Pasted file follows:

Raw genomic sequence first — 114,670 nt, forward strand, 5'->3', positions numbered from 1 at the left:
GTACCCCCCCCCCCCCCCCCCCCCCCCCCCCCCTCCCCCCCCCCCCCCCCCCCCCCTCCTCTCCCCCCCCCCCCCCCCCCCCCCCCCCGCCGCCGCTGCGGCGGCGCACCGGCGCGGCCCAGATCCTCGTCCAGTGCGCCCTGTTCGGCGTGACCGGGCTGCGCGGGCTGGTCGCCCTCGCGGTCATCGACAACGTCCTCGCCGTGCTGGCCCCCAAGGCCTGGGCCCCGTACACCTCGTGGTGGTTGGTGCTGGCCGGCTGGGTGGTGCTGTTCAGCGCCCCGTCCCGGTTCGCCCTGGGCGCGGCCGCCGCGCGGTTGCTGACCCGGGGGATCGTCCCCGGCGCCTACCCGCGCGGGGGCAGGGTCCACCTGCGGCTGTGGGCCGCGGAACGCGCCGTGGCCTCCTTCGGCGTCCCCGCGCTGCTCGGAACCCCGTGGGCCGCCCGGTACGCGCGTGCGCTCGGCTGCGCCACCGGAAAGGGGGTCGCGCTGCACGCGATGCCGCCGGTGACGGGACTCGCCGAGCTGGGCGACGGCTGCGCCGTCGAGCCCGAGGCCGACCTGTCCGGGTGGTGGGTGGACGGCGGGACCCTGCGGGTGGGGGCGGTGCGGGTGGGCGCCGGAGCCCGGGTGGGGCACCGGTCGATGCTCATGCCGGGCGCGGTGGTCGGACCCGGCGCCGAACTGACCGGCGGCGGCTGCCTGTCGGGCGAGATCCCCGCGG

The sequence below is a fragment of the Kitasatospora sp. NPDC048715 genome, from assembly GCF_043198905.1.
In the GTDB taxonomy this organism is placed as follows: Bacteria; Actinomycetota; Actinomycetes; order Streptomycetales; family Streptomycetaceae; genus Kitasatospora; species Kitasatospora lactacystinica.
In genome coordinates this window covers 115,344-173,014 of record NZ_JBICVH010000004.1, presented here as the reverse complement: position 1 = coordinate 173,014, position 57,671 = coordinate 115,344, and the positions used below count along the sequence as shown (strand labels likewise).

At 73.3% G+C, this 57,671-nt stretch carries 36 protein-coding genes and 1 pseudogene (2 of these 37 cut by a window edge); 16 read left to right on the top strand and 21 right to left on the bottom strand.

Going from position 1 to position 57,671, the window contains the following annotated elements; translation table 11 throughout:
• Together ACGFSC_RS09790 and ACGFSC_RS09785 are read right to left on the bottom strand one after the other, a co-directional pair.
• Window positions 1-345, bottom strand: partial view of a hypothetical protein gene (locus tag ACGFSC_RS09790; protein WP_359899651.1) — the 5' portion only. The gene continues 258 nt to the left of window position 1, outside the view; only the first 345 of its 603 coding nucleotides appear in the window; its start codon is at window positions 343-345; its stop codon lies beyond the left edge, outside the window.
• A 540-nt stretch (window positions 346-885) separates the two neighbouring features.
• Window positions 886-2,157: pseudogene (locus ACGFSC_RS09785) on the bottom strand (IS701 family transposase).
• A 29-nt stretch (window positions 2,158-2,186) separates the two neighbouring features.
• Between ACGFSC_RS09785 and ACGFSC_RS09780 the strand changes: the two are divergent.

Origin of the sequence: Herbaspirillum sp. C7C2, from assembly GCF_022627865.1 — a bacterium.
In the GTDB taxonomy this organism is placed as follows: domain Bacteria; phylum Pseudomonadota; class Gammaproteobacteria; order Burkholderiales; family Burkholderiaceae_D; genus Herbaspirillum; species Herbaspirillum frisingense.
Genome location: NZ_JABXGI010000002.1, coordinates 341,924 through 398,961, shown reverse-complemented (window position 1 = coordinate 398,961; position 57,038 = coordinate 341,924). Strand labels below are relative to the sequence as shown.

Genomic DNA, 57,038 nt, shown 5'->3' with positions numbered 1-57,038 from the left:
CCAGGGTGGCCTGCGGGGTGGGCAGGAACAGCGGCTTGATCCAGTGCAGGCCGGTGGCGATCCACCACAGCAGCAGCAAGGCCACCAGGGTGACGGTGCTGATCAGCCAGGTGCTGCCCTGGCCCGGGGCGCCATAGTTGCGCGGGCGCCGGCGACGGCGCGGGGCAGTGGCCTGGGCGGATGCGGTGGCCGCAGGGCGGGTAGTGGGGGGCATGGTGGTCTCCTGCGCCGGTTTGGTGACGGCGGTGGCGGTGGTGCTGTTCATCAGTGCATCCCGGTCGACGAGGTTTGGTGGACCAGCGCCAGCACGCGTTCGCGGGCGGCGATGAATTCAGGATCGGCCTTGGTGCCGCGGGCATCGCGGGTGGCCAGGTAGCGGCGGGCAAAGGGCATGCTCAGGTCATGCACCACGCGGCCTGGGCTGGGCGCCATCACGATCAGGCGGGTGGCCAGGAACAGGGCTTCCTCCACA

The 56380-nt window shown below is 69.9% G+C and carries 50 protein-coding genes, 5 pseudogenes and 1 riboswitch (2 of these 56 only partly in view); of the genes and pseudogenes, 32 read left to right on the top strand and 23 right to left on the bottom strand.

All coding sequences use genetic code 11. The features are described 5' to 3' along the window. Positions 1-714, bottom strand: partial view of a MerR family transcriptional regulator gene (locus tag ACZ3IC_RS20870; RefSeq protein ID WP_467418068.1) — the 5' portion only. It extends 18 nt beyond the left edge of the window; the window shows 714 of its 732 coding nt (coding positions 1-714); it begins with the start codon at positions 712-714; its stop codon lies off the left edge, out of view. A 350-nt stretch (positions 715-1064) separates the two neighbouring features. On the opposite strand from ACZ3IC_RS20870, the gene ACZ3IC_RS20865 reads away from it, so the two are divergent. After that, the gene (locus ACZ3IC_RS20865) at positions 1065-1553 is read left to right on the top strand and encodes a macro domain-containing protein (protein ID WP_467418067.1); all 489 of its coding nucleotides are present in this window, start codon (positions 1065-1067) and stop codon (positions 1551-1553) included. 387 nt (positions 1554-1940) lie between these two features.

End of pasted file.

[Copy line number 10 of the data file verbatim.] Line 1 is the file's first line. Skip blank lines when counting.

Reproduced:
• A 540-nt stretch (window positions 346-885) separates the two neighbouring features.